A key driver of
rise this year is the assumption that its superior technology will prevail over better-positioned competitors.
The belief is that Qualcomm's code division multiple access wireless technology will inevitably become the industry standard. That status would bring Qualcomm, which develops CDMA chips and has sole claim to all royalties from CDMA chip and handset licenses, tons of dough.
But industry standard races are rarely easy, and the best technology doesn't always win. Remember VHS vs. Beta? Windows vs. Mac?
And in this contest, CDMA is far behind, with about 10% of the global market, according to
, a Boston research firm that has consulted for Qualcomm. Three years from now, CDMA will have all of 15% market share, Yankee Group predicts.
It's also possible that there won't even be a true global standard for another 10 years, if ever. Even if CDMA emerges as a key piece of a global standard, it'll be difficult for Qualcomm to hold on to its estimated 5% royalty take, analysts say. And for a company that's shedding its manufacturing businesses to focus more on research and collecting licensing fees and patent royalties, that 5% means everything.
So given all this -- and the little fact that Qualcomm's shares have soared some 1,450% this year -- the stock looks, well, ahead of itself. Qualcomm declines to comment about its stock price.
Leaving the Flock
Three analysts have recently downgraded Qualcomm to a hold, including Dave Powers, an analyst with
who issued his new rating late last month because the stock's run-up was "ahead of underlying fundamentals." (Edward Jones hasn't participated in recent underwriting for Qualcomm.)
momentum investing, stock-split euphoria, a short squeeze and the
buying frenzy all have contributed to Qualcomm's overvaluation.
At midday Tuesday, Qualcomm shares were up 9 1/4, or 2.3%, to 404. At that price, Qualcomm's market capitalization is around $66 billion and its price-to-earnings ratio is 318.
Of course, Qualcomm concedes CDMA might not become the global standard. "Nothing in this world is guaranteed," says a Qualcomm spokeswoman. "But we believe that our patents definitely apply to any 3G standard based on CDMA," referring to the so-called third-generation wireless standard that analysts say might prevail within a decade or so.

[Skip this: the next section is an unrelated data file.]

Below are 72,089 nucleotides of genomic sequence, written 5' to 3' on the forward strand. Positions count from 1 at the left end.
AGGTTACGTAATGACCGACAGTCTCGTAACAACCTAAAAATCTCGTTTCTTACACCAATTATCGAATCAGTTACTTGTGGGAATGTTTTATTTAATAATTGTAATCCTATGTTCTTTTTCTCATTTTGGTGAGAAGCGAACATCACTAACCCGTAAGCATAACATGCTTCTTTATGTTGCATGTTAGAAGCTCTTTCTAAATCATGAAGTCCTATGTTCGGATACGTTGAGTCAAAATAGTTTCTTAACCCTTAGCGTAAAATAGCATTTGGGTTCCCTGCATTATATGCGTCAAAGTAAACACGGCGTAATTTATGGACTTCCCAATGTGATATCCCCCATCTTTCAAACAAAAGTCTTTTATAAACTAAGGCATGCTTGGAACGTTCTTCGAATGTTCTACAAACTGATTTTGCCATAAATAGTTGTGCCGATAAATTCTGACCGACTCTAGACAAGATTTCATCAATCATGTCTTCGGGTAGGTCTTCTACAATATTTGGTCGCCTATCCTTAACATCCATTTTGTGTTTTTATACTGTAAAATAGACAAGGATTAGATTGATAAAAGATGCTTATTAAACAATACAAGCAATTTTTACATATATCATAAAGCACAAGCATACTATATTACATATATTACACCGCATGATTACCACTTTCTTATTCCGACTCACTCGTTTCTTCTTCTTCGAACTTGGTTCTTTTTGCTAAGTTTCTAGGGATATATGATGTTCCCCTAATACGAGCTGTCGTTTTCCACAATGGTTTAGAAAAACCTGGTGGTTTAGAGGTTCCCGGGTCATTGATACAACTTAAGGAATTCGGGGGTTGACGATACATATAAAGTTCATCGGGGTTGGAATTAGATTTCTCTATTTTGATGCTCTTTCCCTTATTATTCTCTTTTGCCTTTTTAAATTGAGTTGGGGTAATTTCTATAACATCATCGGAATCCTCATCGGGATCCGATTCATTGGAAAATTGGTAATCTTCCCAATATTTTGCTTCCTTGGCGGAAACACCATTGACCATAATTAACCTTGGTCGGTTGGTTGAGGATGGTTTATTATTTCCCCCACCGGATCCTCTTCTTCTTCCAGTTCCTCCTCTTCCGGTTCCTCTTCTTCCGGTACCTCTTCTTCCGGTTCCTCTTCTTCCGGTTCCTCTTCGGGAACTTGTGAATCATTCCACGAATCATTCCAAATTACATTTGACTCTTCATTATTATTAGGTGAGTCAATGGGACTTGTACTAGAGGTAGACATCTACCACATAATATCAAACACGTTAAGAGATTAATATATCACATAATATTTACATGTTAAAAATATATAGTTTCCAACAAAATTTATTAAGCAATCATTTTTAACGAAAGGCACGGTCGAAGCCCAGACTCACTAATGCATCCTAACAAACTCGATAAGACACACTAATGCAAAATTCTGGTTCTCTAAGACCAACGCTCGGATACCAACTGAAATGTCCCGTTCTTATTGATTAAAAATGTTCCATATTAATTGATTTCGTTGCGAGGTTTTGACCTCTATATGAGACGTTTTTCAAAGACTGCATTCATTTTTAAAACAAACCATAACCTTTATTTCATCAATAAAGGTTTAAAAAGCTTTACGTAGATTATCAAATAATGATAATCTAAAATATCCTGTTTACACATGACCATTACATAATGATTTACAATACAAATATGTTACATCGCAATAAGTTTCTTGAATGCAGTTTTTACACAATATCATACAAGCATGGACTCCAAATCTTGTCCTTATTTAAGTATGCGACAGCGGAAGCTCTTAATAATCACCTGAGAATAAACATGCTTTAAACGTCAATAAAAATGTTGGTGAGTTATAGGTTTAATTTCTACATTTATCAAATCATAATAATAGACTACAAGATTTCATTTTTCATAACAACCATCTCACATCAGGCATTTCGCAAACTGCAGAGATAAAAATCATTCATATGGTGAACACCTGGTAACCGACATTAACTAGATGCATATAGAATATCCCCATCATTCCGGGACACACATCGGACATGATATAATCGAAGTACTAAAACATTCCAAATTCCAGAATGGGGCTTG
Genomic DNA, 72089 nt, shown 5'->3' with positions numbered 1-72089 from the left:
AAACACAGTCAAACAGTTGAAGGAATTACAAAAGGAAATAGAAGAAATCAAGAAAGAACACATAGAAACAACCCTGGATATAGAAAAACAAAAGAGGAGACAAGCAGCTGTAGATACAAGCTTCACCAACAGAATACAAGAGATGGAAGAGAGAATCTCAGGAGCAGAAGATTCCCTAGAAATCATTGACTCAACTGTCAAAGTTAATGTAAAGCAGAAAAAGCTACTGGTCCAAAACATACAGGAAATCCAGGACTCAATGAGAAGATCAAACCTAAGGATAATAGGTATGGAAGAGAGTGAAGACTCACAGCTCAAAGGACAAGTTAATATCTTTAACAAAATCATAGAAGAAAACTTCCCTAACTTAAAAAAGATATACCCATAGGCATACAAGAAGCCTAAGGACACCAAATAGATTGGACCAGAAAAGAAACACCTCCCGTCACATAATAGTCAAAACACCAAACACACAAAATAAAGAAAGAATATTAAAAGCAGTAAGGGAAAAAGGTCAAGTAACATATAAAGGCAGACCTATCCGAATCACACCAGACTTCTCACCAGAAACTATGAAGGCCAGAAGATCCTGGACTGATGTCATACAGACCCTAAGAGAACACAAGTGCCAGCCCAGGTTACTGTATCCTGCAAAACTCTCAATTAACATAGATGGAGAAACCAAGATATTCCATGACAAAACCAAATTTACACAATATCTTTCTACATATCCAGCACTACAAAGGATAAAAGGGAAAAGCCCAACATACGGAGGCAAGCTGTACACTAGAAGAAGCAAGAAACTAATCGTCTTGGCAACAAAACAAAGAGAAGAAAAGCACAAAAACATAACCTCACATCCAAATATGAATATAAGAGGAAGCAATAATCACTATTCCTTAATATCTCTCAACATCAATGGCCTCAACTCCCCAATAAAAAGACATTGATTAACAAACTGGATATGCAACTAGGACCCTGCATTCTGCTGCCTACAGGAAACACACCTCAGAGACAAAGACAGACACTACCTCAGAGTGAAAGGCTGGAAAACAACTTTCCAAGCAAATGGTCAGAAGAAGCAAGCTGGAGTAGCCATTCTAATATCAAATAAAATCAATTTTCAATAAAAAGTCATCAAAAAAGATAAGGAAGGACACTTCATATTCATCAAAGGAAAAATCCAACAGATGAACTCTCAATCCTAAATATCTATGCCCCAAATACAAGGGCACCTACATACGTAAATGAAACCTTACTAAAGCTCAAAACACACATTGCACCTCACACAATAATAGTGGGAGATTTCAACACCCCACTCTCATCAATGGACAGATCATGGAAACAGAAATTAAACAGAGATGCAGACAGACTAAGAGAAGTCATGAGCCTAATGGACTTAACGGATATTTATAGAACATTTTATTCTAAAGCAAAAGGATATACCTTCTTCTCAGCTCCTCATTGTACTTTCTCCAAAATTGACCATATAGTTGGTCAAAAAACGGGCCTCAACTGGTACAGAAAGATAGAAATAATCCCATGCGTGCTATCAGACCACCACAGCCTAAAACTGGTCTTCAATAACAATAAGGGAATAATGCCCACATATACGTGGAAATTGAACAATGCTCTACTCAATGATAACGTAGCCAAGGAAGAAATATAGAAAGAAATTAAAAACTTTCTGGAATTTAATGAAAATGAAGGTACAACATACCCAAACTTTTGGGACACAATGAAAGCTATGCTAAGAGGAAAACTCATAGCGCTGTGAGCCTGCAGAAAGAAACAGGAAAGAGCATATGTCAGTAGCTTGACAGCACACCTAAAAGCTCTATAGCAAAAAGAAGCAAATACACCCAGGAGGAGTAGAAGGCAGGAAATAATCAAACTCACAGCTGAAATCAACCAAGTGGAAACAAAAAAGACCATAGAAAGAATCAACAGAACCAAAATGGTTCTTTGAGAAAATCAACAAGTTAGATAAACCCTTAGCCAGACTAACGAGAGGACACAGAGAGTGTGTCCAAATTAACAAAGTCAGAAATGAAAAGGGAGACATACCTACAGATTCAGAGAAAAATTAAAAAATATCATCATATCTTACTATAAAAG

A study committee of the
International Telecommunications Union
-sponsored tech standards board, has recommended that three CDMA-based standards be adopted as the future third-generation standard. The ITU may vote on the recommendation as early as next month.
But the market may not listen to the ITU, and there's plenty of competition for it to choose from.
The trade associations representing the two top systems -- time division multiple access, or TDMA, and the TDMA-based global systems for mobile communications, or GSM -- formed an alliance in February to cooperate on a compatible standard for Internet access and other data services, building an even more formidable competitor. (With GSM and TDMA, conversations are broken up into digital bits and sent on timed intervals -- hence time division. CDMA, which was originally developed by the military and applied to consumer use by Qualcomm starting in 1989, affixes a code on the packet of digital bits and spreads the delivery of the packets over a broad frequency spectrum. Receivers can identify the code and pull in the intended string of packets.)
"They have some technological advantage, but it's not clear in the long run that they have the only wireless standard," says David Clott, a money manager at
, a U.K. insurance and investment firm. "If application developers are working on the
TDMA standard, it could mean trouble for Qualcomm." Clott has no position in Qualcomm, though he holds
and a number of the regional Bell companies that could compete with Qualcomm.
"With the hype and anticipation so high right now, the whole 3G thing has taken on a life of its own," says Brian Cotton, director of telecommunications consulting for
Frost & Sullivan
. But a lot can happen between now and then, he says. "There are a lot of smart people working on a lot of potential magic bullets," says Cotton, who hasn't consulted for Qualcomm but has consulted for its competitors
Cotton says the top telecom technology companies such as Lucent, Ericsson and
could easily create a critical piece of the 3G infrastructure and use it as leverage against Qualcomm. In the worst-case scenario, Qualcomm could have to share some of its licensing revenue to be a part of the killer networking solution, says Cotton.
Still, other analysts say that may be a misreading of who really holds the power. While the infrastructure developers create the playing field, Qualcomm's CDMA is carrying the ball.
"The bears would say they won't get any royalties, but I think they will, though they will probably get diluted," says the manager of a major hedge fund who asked not to be identified but holds a large Qualcomm position. "But even if it is diluted, you are talking about a market that is going to be enormous."
Maybe. But given the technology's rapid innovation cycle, Qualcomm's CDMA world dominance is anything but a sure bet.